Friday, August 21, 2020

The Book You Have to Read: “East of A,”
by Russell Atwood

(Editor’s note: This is the 165th installment in The Rap Sheet’s continuing series about great but forgotten books.)

By Steven Nester
It wouldn’t be a stretch to mistake private eye Payton Sherwood for a doormat in some Raymond Chandler novel, at least as we observe him at the beginning of Russell Atwood’s neo-noir, East of A (1999). Having returned to New York City after losing a child-custody suit upstate, Sherwood is nearly destitute, totally debt-ridden, and pining for a lost love. When he attempts to rescue a damsel in distress in his East Village neighborhood, her attackers give him a thorough beating. To add insult to injury, the elfin victim steals his Rolex before escaping into the night.

Lucky for readers that Sherwood’s sense of humor wasn’t taken as well. With few prospects and feeling like “a million bucks. In small, crumpled bills,” he decides to hire himself to recover that wristwatch—and perhaps also his dignity. One would think he’d had enough (even getting tossed in front of a speeding subway train later on can’t dissuade him), but like a dedicated P.I. with time on his hands and an insistent curiosity, Sherwood wants to find out what it is the young street girl has taken that three burly thugs so violently wish to retrieve. Sherwood returns to the crime scene the next day, and the payback begins immediately.

A telephone pager found in the gutter reveals a trove of information. The resourceful Sherwood discovers it belongs to Gloria “Glo” Manlow, a homeless, 16-year-old runaway, whom Sherwood learns is alleged to have stolen a small fortune in designer dope from a nightclub promoter. In the meantime, the chase is on as Sherwood works his way through names and telephone numbers, hoping to find her.

As the gumshoe begins his investigation, he lures two colorfully dressed club kids named Seth and Droopy into the daylight with the promise of a duffel belonging to Glo. Sherwood pumps the self-absorbed duo for information, and through them begins to make contact with promoters, activists, artists, hipsters, the homeless and others on the skids—all the extreme individuals who give Manhattan’s East Village, and this book, its color and edgy bonhomie.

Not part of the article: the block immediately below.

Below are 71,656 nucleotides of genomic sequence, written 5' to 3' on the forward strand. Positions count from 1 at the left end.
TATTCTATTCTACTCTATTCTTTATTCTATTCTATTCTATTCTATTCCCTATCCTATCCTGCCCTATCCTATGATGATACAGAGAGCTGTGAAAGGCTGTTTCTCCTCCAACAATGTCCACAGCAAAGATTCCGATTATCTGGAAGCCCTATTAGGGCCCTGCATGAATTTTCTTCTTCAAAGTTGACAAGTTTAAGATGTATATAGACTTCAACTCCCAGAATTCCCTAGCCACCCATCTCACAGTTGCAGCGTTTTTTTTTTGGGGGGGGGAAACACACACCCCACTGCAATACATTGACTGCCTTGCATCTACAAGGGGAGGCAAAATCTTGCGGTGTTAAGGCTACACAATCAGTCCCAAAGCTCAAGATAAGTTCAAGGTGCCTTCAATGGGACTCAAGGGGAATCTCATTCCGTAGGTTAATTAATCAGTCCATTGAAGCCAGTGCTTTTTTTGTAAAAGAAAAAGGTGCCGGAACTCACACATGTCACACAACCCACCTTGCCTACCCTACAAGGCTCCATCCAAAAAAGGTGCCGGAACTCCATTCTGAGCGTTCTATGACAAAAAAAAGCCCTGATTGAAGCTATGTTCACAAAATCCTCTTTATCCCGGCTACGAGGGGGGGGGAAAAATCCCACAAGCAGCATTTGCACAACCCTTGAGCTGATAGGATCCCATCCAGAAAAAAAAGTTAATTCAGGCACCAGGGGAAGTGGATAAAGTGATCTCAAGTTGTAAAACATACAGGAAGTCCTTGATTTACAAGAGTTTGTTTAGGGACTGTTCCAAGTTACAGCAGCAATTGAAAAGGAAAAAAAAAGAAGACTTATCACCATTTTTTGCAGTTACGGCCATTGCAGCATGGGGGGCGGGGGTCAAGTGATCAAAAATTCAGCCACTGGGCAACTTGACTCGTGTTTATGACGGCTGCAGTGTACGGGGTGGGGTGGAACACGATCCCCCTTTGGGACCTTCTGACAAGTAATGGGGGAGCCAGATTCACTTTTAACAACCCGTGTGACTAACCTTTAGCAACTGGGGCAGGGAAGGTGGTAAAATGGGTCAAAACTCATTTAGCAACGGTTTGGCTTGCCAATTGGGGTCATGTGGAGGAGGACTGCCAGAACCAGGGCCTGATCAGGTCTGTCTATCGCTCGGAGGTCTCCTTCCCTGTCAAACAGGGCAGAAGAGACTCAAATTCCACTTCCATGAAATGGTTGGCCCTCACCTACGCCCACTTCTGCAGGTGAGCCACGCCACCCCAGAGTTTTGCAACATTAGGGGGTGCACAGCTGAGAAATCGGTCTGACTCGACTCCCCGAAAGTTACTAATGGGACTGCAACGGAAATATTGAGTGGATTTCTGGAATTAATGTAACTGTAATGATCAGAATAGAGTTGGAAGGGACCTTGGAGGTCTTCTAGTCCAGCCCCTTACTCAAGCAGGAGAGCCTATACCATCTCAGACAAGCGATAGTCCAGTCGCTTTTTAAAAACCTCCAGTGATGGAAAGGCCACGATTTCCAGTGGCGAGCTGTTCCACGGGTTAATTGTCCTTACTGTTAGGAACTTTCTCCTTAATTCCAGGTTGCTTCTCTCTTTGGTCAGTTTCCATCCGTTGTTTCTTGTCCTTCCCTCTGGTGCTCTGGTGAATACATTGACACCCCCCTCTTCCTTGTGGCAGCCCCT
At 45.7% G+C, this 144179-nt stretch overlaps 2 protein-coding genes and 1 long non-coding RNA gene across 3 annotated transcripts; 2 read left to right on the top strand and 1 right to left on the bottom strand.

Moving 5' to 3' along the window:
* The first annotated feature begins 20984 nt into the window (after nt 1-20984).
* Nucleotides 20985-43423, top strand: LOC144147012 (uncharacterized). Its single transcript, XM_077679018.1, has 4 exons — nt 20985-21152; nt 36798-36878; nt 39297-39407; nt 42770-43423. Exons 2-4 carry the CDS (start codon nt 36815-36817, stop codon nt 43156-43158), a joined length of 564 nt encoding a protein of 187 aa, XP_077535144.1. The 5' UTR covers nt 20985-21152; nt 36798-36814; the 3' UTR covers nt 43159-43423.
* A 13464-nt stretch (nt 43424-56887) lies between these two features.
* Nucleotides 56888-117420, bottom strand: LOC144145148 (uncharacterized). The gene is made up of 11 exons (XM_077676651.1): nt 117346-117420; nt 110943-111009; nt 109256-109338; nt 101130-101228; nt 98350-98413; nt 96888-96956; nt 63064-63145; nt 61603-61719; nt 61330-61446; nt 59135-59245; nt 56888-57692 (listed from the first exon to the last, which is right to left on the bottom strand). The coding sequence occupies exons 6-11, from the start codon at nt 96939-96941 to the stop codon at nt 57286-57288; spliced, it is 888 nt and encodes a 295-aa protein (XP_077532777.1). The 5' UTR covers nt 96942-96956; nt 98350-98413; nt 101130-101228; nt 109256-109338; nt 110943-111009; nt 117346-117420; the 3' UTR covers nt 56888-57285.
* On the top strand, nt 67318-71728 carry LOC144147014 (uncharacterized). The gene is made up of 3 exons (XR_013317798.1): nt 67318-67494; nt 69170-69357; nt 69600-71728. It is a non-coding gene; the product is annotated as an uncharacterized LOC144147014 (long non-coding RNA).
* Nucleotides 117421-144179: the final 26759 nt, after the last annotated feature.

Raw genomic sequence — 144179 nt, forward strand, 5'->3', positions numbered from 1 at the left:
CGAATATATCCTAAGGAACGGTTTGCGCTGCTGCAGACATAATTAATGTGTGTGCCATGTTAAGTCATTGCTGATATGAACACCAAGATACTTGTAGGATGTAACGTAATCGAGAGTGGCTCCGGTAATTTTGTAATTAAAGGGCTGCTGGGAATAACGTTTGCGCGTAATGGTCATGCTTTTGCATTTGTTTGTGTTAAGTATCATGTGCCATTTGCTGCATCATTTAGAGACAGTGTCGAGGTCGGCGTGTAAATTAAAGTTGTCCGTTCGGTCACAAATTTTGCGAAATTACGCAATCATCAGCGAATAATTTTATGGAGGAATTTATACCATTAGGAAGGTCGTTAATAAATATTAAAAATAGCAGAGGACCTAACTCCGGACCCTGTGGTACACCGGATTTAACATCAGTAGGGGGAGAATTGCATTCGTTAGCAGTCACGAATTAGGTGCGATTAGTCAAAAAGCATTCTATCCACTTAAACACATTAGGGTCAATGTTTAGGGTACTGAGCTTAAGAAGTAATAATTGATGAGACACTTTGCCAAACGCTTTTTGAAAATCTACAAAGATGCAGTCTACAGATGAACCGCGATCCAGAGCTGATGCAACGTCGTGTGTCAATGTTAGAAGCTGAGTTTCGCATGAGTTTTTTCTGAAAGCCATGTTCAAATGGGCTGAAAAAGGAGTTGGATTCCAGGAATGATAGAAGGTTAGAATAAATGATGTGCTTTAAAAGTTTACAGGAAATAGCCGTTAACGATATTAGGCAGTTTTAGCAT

Sherwood finally catches up to the elusive Glo. She turns out to be a world-weary Holly Golightly with spiky hair, tons of attitude and a selfish nonchalance, whose “nothings turn out to be other people’s somethings”—as is made clear by the escalating body count among people she knows, the fresh corpses including those of her abusive ex-boyfriend and a disgruntled former employee of a downtown rave club called the Hellhole. “Big as the city is,” Seth presciently opines at one point, “its strands converge like a spider’s web,” and the Hellhole is the place where the spider lives in this tale.

The goons who assaulted Glo are bouncers at the club, and Seth and Droopy are part of that establishment’s louche scenery and drugs-fueled vibrancy. The place is owned by a promoter named Ellis Dee, and it’s apparently his dope that was taken. The only problem is that Glo firmly denies committing the theft, and no one but Sherwood is willing to buy her story. Sherwood soon learns that when the going gets tough, even the tough get their butts kicked, as when he and Glo watch both one of her friends and one of her attackers being pushed from a window several stories too high for their health.

It’s not necessary for Sherwood to subject himself to the threat of such violence. After he gets his watch back (albeit broken), he has no further stake in this case. In addition, his self-indulgent curiosity is careening him towards poverty. Repeated entreaties from his former boss to provide security at an upcoming wedding fall on deaf ears, revealing that Sherwood’s idea of distracting busy-work is quite busy indeed. He has no interest, either, in easily available but tedious divorce-related investigations. Instead, Sherwood continues to pursue Glo’s case, gladly willing to “walk barefoot in murder”—which he encounters up to the very last page of this book.

It’s mostly the bad guys who perish in East of A. But it takes the death of an innocent—a squatter and recovering junky named Jimmy, who makes his home in a vacant lot where he tends a vegetable garden—to finally provide the pieces essential to solving this yarn’s puzzles. East of A (which led to a 2009 sequel, Atwood’s Losers Live Longer), is a noir with a cheerful yet world-weary tone and an arty renegade zeitgeist (it takes place in New York’s East Village, after all). Don’t let those elements fool you, though: Into Jimmy’s garden paradise may slither serpents, freighting the plot circumstances with universal meaning, which a skillful writer (Atwood was once a managing editor of Ellery Queen Mystery Magazine) can hide in plain sight.

1 comment:

Cullen Gallagher said...

One of my favorite New York noir novels, love both this and Losers Live Longer. Been too long since I last re-read them both.